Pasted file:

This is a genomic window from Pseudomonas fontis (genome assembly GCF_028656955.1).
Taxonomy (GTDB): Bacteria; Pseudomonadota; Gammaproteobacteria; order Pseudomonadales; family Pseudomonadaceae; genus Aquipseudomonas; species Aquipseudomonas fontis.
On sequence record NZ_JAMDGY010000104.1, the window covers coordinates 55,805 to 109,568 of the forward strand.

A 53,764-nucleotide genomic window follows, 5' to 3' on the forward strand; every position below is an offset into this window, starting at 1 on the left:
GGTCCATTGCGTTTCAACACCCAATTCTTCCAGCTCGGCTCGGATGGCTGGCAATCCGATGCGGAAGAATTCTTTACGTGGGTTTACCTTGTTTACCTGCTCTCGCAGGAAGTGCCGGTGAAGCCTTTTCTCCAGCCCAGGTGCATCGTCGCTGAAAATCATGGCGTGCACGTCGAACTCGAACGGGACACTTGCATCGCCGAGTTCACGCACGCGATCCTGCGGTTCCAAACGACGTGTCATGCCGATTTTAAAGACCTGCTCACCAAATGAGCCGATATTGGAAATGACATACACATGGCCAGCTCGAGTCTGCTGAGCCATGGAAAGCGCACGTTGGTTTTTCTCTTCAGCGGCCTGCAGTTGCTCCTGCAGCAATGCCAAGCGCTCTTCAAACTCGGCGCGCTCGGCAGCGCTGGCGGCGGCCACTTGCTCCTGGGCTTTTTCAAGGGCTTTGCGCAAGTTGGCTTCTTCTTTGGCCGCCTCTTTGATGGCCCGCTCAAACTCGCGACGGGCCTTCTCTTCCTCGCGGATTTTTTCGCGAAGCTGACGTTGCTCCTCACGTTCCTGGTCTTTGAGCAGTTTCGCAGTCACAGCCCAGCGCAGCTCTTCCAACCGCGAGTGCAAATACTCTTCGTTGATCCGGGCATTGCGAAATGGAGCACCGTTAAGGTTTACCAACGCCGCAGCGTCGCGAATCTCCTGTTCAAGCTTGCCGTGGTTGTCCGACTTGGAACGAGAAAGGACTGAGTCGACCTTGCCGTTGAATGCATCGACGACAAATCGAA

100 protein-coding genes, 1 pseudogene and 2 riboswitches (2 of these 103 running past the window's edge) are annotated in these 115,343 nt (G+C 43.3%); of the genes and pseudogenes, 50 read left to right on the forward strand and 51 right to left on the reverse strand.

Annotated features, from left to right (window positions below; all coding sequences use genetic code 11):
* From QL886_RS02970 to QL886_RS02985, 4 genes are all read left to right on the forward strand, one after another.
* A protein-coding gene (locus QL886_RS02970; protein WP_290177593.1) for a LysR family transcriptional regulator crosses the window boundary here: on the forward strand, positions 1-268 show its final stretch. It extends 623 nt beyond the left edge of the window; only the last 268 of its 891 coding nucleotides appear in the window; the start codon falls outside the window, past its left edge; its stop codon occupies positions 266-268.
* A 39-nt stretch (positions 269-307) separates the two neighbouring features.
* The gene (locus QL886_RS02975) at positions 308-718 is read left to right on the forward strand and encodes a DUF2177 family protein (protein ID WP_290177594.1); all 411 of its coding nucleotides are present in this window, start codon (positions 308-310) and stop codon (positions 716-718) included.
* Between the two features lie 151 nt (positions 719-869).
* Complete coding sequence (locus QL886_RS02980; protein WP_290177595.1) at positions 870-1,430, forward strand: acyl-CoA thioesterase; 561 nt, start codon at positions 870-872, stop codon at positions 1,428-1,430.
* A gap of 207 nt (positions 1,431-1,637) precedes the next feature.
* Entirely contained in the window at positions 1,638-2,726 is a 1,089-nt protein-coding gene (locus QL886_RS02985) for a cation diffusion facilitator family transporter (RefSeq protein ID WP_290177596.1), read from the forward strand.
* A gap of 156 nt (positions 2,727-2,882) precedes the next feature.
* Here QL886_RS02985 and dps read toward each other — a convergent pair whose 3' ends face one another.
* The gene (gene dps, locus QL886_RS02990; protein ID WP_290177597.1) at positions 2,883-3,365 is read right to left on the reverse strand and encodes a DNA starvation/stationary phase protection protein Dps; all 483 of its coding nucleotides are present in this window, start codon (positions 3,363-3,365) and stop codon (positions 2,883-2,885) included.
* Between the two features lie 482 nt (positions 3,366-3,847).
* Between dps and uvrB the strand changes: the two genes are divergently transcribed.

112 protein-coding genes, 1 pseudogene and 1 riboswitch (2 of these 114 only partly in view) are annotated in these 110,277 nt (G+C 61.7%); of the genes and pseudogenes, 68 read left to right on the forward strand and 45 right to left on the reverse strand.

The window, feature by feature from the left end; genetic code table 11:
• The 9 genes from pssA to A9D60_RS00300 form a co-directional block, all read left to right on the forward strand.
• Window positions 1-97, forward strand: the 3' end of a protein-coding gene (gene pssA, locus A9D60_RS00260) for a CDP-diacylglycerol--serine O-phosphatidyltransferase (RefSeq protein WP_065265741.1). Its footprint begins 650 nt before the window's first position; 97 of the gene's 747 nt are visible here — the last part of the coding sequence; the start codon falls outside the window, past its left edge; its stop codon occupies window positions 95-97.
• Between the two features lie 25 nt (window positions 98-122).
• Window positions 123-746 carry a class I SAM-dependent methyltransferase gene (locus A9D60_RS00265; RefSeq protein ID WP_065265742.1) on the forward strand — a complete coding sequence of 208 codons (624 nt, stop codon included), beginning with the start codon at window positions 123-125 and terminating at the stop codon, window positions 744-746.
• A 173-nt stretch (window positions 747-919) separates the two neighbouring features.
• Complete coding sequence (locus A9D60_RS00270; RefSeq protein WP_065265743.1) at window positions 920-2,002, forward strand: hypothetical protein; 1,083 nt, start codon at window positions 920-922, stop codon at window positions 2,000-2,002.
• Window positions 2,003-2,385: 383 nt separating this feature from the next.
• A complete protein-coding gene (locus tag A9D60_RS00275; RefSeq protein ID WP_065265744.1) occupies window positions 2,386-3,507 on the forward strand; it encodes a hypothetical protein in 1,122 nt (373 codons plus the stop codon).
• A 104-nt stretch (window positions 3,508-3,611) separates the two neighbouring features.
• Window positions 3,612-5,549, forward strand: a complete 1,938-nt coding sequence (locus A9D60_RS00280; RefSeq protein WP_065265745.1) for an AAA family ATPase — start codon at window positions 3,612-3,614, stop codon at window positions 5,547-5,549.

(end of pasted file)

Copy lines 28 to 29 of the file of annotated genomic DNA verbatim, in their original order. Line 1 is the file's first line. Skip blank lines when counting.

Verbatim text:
• Complete coding sequence (locus A9D60_RS00270; RefSeq protein WP_065265743.1) at window positions 920-2,002, forward strand: hypothetical protein; 1,083 nt, start codon at window positions 920-922, stop codon at window positions 2,000-2,002.
• Window positions 2,003-2,385: 383 nt separating this feature from the next.